After much thought and consideration, the town hall scheduled for Wednesday morning to address the College of Business & Management climate study has been canceled. Our next steps will be to seek support from the University of Illinois System to determine another resource to assess the themes of concern in the college and develop an action plan.
The climate study was initiated last spring to address concerns of CBM members regarding their work environment. The report reflected many weeks of conversations and interviews to collect and report the perceptions held by members of the CBM community. The methodology of the study is unclear, and unfortunately, the manner in which some of the perceptions were communicated in the report was viewed as offensive to several members of the university community. The sense of trust and cooperation that is needed to make the upcoming necessary work to address concerns has been damaged by the limited understanding of the methods and the tone of the report, and therefore, we will not be utilizing this report to inform our next steps.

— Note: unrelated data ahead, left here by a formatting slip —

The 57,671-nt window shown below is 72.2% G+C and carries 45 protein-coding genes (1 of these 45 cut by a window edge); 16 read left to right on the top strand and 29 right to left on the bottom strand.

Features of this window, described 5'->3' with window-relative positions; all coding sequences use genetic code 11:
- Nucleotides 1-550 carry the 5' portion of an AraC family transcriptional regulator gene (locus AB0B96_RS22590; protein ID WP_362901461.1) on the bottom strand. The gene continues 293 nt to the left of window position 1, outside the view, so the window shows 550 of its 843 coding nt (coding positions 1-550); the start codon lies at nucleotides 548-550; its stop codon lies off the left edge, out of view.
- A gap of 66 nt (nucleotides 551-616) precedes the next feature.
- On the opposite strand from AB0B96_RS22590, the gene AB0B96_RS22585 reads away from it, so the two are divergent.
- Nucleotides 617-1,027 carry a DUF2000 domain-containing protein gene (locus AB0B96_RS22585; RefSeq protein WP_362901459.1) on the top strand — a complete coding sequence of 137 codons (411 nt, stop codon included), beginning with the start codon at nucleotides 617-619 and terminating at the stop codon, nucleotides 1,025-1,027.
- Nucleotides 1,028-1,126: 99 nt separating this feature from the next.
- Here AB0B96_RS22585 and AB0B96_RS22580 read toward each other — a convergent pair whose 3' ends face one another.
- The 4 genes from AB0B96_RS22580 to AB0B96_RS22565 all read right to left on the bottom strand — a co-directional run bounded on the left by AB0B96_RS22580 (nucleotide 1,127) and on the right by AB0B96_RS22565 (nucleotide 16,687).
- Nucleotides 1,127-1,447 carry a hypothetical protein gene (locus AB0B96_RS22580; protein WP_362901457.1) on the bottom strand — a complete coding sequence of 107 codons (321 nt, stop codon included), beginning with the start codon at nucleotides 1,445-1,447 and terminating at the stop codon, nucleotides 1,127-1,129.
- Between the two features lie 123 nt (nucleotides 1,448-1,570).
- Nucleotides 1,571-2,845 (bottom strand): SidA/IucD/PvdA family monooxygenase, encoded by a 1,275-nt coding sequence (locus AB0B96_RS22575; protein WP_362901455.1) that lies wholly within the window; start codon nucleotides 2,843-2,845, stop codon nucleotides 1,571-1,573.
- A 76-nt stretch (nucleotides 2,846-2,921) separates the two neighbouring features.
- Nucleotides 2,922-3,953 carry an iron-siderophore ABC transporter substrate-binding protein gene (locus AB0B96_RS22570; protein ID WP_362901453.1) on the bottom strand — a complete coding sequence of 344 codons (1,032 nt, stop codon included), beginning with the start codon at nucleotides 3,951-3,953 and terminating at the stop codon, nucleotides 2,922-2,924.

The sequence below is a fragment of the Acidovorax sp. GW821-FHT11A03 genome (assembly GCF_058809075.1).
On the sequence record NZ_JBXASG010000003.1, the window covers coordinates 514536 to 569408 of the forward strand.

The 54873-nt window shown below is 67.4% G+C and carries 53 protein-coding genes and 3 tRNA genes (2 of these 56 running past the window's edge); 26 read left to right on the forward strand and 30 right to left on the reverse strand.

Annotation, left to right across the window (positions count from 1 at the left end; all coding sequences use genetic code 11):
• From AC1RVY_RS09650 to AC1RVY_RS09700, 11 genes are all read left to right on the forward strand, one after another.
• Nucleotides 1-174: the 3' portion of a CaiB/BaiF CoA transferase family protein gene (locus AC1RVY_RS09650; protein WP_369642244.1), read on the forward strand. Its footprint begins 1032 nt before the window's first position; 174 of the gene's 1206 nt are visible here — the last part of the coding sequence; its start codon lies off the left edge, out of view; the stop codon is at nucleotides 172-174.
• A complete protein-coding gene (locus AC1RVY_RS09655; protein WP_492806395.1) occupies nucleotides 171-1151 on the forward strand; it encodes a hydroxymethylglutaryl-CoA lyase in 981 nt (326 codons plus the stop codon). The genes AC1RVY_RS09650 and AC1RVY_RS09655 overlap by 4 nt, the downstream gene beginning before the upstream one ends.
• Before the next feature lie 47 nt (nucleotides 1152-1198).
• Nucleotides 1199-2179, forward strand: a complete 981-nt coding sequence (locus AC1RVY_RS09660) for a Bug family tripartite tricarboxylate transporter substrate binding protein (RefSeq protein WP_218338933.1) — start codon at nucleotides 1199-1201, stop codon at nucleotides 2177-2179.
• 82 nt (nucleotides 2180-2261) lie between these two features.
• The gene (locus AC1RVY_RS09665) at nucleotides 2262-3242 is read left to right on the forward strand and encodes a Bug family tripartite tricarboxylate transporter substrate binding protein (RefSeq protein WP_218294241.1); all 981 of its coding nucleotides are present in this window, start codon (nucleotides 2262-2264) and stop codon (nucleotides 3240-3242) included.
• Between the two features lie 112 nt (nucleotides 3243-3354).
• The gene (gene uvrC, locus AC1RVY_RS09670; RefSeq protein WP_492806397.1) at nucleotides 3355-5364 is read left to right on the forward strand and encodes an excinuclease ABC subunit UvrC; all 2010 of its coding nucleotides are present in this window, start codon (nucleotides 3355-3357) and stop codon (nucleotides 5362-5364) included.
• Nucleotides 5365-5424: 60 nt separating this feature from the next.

There is concern among our colleagues regarding the decision to issue the CBM report without providing context or footnotes to address some of the concerning language used by the authors. After hearing concerns from CBM faculty (who received early access to the report) regarding this issue, Assistant Director of Access & Equity Shelby Bedford worked with the authors to develop an amended version of the report to be shared with the full campus. However, Provost Dennis Papini and CBM Dean Som Bhattacharya wanted to maximize transparency and avoid multiple versions of the report being circulated. Accordingly, they shared the original version with the expectation that the consultants could explain their intended meaning and context for the language choices during the town hall meeting. While there is no clear “right” answer regarding this difficult decision point, I apologize on behalf of our leadership team for how that approach has upset members of our community.
Given the way the report was conducted and subsequently received, we are concerned that relying upon it for our next steps will be unproductive and thus, we will find other tools to identify the concerns and concrete action items to address them in constructive ways. Though this is a very difficult matter, I want to assure you that I am fully supportive of finding the best path forward to address the concerns that prompted the CBM climate study.
Janet L. Gooch, PhD
University of Illinois Springfield